Welcome to Aperture Science, where the future is now. Or at least it was until you destroyed the megalomaniac AI that was running the place. This was a little over a hundred years ago and the place has not seen any real love. You start the game being brought out of stasis by Wheatly, the AI that is supposed to be in charge of all the humans. Too bad you are the only one left and the others are "bloody vegetables". So now you two are going to try and escape this place before the management comes down and knocks some heads.
That is how it starts out. Obviously things will not go as planned. You meet up with an old friend (this term is used loosely). She is very happy to see you (you monster) since you murdered her, Now she gets to continue testing you. You jump (read thrown) into the new testing chambers and now you need to escape all over again. Gameplay has not really changed from the first game at its core. You still have the portal gun that can eventually fire two different portals to get around the test chambers (and other areas) of Aperture. Your old friend the cube has returned to the test chambers al well to help you pass the tests. This is a very good thing as GLaDOS has successfully designed new chambers that are almost deadly to test your abilities with the portal gun.
There a few new elements that have been added, the first of which you will run into is the thermal discouragement beams. These are basically lasers that you have to redirect with special thermal discouragement beam redirection cubes (talk about long pretentious names). They also throw in bridges made of solid light that can be used to walk on, catch cubes, and block turrets line of sight (very important). Eventually you get to the repulsion gel, acceleration gel, and a portal surface gel. These all add a special something to the game and make the levels progressively more difficult and fun.
Speaking of levels we cannot review Portal 2 and not talk about the level design as it is brilliant. All the levels work the same way, if you can do something in one level you can be sure that it works on later levels. Also as you go forward in the levels they make sure you have been trained in each aspect of it before making things more difficult. Examples of this are seen in the escalated use of the repulsion gel. First it is preplaced for you, followed by it just coming out a pipe and you have to place it where you need it, followed by having to use it in conjunction with other gels. Sure there are parts of the game where my first thought was “How the hell am I supposed to pull this off?” But there was never a time where I felt I would have to look up online how to solve the puzzle. This is something that I feel was very important to my overall gaming experience and added satisfaction to when I solved a puzzle.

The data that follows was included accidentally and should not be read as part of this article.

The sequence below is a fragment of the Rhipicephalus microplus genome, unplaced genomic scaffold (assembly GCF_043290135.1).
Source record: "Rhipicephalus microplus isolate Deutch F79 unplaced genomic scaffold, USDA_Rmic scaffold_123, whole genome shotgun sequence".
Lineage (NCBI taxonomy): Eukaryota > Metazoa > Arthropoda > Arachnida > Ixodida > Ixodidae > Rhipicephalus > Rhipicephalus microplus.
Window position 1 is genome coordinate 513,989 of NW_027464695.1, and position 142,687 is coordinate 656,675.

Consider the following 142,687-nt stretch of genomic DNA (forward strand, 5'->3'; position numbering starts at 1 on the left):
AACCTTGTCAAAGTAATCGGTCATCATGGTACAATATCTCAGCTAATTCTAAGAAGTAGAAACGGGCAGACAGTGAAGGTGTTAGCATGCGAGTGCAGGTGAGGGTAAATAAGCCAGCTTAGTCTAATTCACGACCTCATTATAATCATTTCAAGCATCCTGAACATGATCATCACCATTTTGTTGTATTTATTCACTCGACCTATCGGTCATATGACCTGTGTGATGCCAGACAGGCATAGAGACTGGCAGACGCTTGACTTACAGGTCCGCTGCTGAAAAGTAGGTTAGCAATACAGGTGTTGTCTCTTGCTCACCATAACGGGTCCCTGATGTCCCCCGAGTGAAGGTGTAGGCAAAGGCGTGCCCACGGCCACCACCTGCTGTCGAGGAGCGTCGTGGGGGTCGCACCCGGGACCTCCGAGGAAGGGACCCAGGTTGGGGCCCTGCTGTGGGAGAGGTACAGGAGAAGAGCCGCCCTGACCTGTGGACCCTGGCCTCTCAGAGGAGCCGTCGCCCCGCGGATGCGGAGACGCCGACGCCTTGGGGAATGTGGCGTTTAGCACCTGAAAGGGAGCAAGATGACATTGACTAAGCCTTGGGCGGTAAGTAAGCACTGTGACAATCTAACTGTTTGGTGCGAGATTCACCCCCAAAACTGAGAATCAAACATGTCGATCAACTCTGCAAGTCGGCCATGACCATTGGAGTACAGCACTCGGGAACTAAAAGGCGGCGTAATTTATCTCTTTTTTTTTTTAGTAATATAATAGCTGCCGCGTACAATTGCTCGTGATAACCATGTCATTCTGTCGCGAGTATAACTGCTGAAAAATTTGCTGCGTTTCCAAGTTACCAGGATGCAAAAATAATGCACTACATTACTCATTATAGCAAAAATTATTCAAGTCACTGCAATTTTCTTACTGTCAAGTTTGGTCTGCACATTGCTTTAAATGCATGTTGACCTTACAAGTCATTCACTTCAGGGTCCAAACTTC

The most difficult puzzles (in my opinion) can be found in the game's new co-op mode. Here you play two robots that are a part of the cooperative testing initiative (since us humans are useless for that). The reason why I find the puzzles to be more difficult is due to the fact that the puzzles can require 4 portals open at once in order to successfully traverse the testing chambers. In order to facilitate having to tell someone what needs to done the people at Valve created the ping tool. It allows you to point at a spot with limited directions for what you need your fellow AI to do. This is useful even when both players have voice chat (almost a requirement still) as even in split screen it is easier to use it to direct where you want the other robots portal instead of just pointing at the screen (or uselessly say place it there over voice chat). It works great and the fact that co-op is a completely different story with entirely different test chambers makes it seem more worthwhile. Downside is you have to have another person to play as the robots do not have bot mode (that seems a bit redundant).
Now I know that people say comedy is based on person’s point of view, but the writing in Portal 2 is downright funny. They managed to keep the same charm from the first game in this return to form and it helps make the game what it is. It would not be the same if GLaDOS was not so condescending to you all the time. And Wheatly’s “vast intellect” makes portions of the game truly worth playing just to find out what the next thing they are going to say. Even the portions with Cave Johnson are great (that poor man). If you are interested in hearing more on the writing check out Erik Wolpaw’s talk at NYU on it.
OK, so the game is great. The gameplay is fantastic, the game design is brilliant and the script is both hilarious and motivating. But there is one thing that drives me nuts, the load screens. Get used to seeing them as every elevator and some doors bring up a load screen. There are times where you will go through a short (2 – 3 minutes) test chamber and hit another load screen. They do not take too long, maybe 30-60 seconds per each one, but there just seems to be a lot of them. But since that is my only gripe, I will give them a pass. Some may say the game is short clocking in around 8-10 hours single player and 6-8 additional hours with the co-op mode, but keep in mind this is much longer than the original game and they are releasing DLC for all 3 systems next month. It will be free for the 360, PS3, and PC. And for those that are looking to get a console version of it, yes the controllers work just as well as a mouse (in my humble opinion. Heck if you get it on the PS3 you can still play it on your PC. As Valve put it you are not getting two copies of one game, you are allowed to play one copy in two different places since you have to link your PSN account to steam.
Joysticks: 5 / 5